The next morning you add your wine yeast. For fruit wines, I use Norbonne yeast[i] (Lalvin 71B-11-22, Saccharomyces cerevisiae) which is a strain able to metabolize malic acid which will mellow any acidity. It’s not as attenuative as the yeasts we use for mead. It will only tolerate up to 14% alcohol which is enough for a table wine.
This particular yeast needs to be rehydrated. Directions for that are on the package. It’s generally used for white wines or rosés, which means I end up with a semi-dry product with a nice fruit flavor because it is known for enhancing them.
If I were only using juice to make this wine, this is the point at which I would use my hydrometer to measure the specific gravity so I would know when to switch from primary to secondary fermentation (usually when it drops just below 1.030) and I do admit that I checked this just to stay in the habit.
Once you learn a little more about specific gravity, you will figure out that you can use the hydrometer to fiddle with the final alcohol content of your wine, a bit. But this is Winemaking 101. (Yes, I could make this more difficult).
Within the first 24 hours or so, the wine will start to bubble and the fruit will form sort of seal on the top. You want to carefully push fruit down into the must once daily. Don’t stir or agitate too much, I use a potato masher to lightly push the fruit just below the surface and then let it float back up on its own.
Because you are using fruit, you really don’t want the must sitting in fruit for much more than about five – seven days. The fruit will eventually start to decay and you risk getting some nasty flavors. I could just tell by a change in smell that it was time to move this wine today, even though it was only six days in the primary.
You will want to carefully skim the fruit from your must and squeeze the excess liquid back in to the bucket. I do this by slowly ladling the fruit into cheesecloth and squeezing it tightly into the bucket. Then you rack your wine into your glass demijohns and put an airlock on them. The purpose of using the racking cane is that it reduces your chances of oxidizing your wine. If you have some leftover, I hear its good for cooking, but I usually just drink it.
The wine is now in its secondary, clarifying, ferment. It is not going to be as clear and beautiful as some pictures on the internet show. As the yeast left in the must complete their life cycle, it will settle to the bottom along with any sediment. If its really gunky, you can wait a week and rack it into sanitized demijohns.
In my history books, I found all sorts of tricks for improving the quality of wine before there were chemical additives. For example, winemakers would add egg whites to their wine because the albumen would bind with free proteins suspended in the wine and precipitate out of solution, and strained out during the final racking. This can cut back on bitterness or astringency and is most often done with reds made with grapes that make you pucker just a bit too much.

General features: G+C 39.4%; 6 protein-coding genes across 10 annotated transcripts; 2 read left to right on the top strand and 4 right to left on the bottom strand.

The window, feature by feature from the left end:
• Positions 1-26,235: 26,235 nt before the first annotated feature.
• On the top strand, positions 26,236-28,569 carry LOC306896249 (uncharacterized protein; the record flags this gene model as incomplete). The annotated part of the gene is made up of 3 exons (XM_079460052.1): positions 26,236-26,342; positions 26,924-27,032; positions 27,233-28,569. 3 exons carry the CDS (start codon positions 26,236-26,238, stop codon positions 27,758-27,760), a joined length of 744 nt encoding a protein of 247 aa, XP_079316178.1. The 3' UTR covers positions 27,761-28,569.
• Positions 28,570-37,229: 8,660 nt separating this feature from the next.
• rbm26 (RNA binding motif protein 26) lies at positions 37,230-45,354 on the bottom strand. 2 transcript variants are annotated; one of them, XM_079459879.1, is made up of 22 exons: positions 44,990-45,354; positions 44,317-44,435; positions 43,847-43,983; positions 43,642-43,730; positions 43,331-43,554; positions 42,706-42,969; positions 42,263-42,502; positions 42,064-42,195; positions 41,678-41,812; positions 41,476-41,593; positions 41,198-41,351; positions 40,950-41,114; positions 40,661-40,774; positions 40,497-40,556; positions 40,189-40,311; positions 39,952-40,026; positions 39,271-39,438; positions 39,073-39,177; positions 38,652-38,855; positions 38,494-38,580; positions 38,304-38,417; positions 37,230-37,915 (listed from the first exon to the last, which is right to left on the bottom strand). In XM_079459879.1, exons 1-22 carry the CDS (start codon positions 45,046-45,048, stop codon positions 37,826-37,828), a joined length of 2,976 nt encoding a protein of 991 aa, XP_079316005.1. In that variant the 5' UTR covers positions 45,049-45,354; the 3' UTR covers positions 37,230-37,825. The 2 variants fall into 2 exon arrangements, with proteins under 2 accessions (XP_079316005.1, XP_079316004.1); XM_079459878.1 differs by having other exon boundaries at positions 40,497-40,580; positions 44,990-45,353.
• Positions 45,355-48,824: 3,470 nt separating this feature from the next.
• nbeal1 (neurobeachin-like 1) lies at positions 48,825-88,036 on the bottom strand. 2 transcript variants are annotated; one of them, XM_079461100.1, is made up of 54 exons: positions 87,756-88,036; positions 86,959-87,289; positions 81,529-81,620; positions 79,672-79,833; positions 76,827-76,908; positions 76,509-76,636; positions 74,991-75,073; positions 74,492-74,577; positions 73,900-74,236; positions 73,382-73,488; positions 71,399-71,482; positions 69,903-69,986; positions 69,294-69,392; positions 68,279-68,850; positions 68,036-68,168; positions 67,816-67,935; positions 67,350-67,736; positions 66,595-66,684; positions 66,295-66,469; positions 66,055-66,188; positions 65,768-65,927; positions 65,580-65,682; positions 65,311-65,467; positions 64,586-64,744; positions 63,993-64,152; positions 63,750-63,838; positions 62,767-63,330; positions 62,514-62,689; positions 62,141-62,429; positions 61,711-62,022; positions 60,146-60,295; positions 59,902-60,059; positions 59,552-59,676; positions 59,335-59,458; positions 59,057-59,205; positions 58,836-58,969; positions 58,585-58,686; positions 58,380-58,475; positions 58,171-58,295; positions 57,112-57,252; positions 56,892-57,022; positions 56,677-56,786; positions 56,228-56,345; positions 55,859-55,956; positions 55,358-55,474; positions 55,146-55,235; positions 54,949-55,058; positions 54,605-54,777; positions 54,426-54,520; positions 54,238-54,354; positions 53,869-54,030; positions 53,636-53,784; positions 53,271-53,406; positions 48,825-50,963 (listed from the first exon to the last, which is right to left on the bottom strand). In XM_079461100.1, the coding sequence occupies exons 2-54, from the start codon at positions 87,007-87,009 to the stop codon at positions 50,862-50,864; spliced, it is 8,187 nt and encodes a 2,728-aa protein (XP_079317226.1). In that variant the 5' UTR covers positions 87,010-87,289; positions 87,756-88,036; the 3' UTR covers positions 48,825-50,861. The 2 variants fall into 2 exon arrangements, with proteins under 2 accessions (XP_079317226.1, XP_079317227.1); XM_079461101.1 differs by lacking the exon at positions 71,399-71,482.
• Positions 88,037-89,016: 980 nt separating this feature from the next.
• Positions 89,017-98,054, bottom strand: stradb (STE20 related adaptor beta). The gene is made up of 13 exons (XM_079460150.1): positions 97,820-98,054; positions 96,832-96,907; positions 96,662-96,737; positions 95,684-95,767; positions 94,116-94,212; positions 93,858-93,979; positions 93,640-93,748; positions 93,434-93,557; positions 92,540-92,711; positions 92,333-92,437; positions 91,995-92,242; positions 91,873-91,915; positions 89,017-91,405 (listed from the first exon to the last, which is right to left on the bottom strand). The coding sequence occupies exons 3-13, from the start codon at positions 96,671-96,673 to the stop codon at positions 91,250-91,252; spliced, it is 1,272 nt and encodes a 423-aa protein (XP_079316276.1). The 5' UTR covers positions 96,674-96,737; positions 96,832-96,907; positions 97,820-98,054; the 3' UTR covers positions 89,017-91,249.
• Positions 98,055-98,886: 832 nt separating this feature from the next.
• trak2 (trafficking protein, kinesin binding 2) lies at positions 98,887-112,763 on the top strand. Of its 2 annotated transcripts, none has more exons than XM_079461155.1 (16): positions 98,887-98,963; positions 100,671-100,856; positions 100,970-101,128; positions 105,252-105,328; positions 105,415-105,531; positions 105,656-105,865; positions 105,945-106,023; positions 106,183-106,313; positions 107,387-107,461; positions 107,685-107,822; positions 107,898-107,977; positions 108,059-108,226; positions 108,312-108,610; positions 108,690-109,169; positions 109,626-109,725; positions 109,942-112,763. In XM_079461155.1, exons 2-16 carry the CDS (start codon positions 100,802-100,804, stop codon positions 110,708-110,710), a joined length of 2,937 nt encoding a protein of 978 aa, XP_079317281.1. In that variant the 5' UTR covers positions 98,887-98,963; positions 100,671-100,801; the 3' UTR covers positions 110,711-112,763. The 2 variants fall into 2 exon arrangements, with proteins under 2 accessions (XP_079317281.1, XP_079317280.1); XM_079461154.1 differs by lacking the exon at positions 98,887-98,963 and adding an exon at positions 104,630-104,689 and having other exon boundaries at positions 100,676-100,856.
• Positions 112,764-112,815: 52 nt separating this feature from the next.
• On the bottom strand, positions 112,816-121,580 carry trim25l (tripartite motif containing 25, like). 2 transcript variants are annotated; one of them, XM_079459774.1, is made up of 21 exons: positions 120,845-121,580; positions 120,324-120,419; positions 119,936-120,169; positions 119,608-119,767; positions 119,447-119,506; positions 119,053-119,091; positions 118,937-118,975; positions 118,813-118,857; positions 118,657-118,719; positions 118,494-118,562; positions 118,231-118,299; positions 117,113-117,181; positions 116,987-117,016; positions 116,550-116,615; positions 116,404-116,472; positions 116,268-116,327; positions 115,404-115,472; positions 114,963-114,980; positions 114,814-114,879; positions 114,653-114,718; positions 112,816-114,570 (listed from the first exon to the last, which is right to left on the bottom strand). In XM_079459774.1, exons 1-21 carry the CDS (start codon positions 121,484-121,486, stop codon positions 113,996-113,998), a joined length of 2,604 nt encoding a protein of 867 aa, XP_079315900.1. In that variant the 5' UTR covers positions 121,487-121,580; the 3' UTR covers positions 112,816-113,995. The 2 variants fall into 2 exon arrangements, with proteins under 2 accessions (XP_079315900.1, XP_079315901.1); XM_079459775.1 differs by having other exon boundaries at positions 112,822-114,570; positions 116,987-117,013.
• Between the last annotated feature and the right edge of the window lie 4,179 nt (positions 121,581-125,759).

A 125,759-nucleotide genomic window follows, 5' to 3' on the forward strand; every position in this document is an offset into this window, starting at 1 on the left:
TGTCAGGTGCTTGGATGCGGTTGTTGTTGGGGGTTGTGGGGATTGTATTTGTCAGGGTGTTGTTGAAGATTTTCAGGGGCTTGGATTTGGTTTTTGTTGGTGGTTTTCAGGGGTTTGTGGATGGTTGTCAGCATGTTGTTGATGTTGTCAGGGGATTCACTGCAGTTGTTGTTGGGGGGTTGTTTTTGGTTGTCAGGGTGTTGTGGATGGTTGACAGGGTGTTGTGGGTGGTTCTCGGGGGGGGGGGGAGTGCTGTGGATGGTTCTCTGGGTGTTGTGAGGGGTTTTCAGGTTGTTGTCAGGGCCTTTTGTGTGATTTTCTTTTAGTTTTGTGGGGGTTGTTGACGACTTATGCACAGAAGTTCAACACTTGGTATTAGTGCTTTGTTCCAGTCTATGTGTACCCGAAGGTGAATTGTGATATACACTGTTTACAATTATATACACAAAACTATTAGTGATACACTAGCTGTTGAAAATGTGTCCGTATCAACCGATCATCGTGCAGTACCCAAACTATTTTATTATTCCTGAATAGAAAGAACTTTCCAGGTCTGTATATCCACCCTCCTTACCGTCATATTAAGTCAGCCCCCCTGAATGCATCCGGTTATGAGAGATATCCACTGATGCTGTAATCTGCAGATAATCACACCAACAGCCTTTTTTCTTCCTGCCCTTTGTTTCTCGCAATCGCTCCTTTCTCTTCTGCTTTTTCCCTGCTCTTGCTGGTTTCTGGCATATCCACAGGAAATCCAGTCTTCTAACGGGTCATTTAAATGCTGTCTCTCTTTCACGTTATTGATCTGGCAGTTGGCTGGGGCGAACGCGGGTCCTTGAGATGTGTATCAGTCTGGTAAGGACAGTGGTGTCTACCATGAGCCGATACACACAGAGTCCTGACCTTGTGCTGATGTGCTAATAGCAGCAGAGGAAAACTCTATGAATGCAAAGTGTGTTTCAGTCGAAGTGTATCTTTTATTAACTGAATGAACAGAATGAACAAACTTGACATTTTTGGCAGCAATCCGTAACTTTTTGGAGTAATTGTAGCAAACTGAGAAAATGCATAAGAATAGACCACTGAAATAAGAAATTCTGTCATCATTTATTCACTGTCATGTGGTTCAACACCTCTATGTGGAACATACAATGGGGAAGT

The usual treatment is 1.0 mL of egg white per gallon of wine. To work this treatment, you want to measure the right amount of egg white into small bowl, add a tiny pinch of salt to inhibit bacterial growth and whisk in just enough water to make it liquid. Then add it to your secondary ferment for the last week before racking.
Winemakers would also historically added a copper penny to freshly fermented wine to remove free sulfur. Sulfur can cause funky odors and flavors and is the source of naturally occurring sulfites in wine. Modern winemakers have simplified this process by adding copper sulfate. I am not going to do that. While I don’t propose using a dirty old penny, I do have a strip of copper that I bought from a science supply lab that I put in the bottling bucket which I am able to clean well and sterilize in between uses.
Your wine is ready to bottle when it stops fermenting. You will know this because the specific gravity of your wine will stop dropping. If you take a hydrometer reading on the first day of the second week and the 1st day of the third week and they are the same, you can bottle it.
Some beginner recipes don’t talk about hydrometers, will tell you just to wait a month, and then bottle. We’ve gone through the scare of having a bottle blow up. Thanks be to all that is green, no one was in that room. I no longer trust that method and I am quite happy to take the hydrometer readings.
Another way to make sure the wine is clear is to rack your wine back into your brewing/bottling bucket and bottle it using a bottle filler attachment. Again doing this reduces your chances of oxidizing your wine, but at the same time I think it helps with degassing the wine before you bottle it also.
How long you let it sit in the bottle is up to you. We aren’t patient people, so we tend to cheat.
[i] (You can also use Vintner’s Harvest VR21 or for low-acid fruits or making cider, you can use Lalvin KIV-1116 which is a competitive yeast that fights off wild yeast colonies that can some funky flavors to your wine.)